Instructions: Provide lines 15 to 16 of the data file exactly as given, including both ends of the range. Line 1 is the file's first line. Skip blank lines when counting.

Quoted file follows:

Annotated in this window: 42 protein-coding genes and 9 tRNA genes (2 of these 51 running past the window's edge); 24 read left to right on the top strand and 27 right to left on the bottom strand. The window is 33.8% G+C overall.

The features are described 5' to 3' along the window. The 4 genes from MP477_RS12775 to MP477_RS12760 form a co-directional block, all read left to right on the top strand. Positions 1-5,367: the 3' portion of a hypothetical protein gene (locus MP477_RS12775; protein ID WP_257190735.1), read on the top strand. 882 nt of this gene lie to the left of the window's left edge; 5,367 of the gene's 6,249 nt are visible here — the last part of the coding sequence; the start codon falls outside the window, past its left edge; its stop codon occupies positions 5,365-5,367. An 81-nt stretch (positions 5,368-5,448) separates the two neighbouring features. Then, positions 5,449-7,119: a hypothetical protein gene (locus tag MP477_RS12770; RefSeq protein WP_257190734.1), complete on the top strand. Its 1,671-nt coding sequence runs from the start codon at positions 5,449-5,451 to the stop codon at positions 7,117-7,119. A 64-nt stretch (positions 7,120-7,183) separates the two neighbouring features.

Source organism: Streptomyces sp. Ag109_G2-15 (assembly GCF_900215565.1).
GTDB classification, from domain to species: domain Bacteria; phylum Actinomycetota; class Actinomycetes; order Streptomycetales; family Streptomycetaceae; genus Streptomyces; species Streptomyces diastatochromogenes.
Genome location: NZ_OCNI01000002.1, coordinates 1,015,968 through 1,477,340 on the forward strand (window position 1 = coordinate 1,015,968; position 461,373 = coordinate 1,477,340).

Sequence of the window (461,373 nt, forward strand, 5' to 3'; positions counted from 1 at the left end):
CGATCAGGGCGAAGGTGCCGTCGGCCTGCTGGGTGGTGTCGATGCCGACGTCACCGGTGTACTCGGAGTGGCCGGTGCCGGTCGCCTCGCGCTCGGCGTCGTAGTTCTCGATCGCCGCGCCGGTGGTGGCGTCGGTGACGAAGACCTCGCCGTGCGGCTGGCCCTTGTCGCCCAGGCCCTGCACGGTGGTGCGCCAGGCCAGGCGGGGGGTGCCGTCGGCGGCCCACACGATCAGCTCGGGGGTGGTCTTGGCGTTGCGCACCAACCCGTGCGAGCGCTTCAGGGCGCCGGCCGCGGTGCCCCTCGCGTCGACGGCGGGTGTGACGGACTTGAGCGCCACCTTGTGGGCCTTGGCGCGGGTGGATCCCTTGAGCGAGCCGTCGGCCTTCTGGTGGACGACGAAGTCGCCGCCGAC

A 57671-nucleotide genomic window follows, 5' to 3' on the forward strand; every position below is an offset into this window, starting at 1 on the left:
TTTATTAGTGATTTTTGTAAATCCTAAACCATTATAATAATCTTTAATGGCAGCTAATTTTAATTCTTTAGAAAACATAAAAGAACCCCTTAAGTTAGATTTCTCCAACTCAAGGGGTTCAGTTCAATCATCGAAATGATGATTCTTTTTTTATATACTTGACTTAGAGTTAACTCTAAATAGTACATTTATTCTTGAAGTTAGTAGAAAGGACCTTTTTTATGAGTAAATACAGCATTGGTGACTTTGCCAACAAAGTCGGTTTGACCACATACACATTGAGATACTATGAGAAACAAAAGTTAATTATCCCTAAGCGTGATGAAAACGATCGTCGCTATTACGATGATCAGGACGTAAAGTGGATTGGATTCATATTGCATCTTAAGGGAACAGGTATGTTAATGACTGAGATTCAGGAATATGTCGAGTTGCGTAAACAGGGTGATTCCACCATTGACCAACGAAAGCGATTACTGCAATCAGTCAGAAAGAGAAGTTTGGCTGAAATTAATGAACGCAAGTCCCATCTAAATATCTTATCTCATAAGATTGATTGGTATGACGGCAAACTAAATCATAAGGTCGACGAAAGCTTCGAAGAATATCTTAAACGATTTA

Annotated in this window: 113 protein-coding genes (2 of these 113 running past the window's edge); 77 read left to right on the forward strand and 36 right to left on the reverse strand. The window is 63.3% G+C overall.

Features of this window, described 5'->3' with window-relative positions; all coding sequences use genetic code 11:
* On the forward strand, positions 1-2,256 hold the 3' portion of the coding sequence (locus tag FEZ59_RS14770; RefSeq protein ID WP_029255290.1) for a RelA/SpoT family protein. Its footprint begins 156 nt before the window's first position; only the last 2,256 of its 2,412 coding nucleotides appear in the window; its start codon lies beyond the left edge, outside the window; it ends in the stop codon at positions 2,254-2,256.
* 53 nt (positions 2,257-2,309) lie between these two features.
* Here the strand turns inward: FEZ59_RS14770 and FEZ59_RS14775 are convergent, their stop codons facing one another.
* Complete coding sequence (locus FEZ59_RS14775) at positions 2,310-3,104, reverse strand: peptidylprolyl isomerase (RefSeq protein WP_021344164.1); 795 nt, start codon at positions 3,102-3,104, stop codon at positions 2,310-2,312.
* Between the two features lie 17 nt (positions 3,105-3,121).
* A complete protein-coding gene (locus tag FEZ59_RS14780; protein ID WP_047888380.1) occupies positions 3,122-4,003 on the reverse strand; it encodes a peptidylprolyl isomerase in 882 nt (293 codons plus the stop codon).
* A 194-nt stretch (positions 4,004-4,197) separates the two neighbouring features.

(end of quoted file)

* Complete coding sequence (locus FEZ59_RS14775) at positions 2,310-3,104, reverse strand: peptidylprolyl isomerase (RefSeq protein WP_021344164.1); 795 nt, start codon at positions 3,102-3,104, stop codon at positions 2,310-2,312.
* Between the two features lie 17 nt (positions 3,105-3,121).